Limiting Exposure With a Limitation of Liability Clause
Gregory J. Reigel asks and answers the question: Can you really limit your liability simply by including certain language in your agreements?
He finds the answer in a recent Texas Supreme Court ruling in Bombardier Aerospace Corp. v. SPEP Aircraft Holdings, LLC. In that case, plaintiff aircraft purchasers sued Bombardier, alleging that the engines installed on the plane they bought were not new equipment. A jury found in favor of the plaintiffs and awarded $2.7 million in actual damages and $5.4 million in punitives.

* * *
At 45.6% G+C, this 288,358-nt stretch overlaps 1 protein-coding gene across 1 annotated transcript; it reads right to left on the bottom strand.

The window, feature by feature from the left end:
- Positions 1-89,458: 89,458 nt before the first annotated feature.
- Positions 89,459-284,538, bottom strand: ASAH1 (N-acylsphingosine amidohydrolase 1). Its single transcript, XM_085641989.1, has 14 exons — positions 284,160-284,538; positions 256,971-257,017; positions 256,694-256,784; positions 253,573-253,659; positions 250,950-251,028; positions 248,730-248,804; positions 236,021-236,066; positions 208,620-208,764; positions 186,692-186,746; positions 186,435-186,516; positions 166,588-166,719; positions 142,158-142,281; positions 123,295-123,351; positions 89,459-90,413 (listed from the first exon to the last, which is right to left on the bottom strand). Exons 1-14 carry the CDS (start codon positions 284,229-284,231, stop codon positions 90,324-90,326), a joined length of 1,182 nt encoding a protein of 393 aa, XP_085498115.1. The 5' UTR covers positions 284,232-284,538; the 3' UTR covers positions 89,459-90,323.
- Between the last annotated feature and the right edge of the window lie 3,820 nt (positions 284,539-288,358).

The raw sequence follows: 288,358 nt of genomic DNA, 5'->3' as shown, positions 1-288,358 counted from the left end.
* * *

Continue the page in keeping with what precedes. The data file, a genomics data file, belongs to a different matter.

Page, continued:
On appeal, Bombardier relied on a limitation of liability clause in the purchase agreement. The state Supreme Court ruling shows that “where sophisticated parties have bargained for a limitation of liability clause in an arms-length transaction, courts are likely going to enforce that clause to limit the damages that may be recovered,” Reigel writes.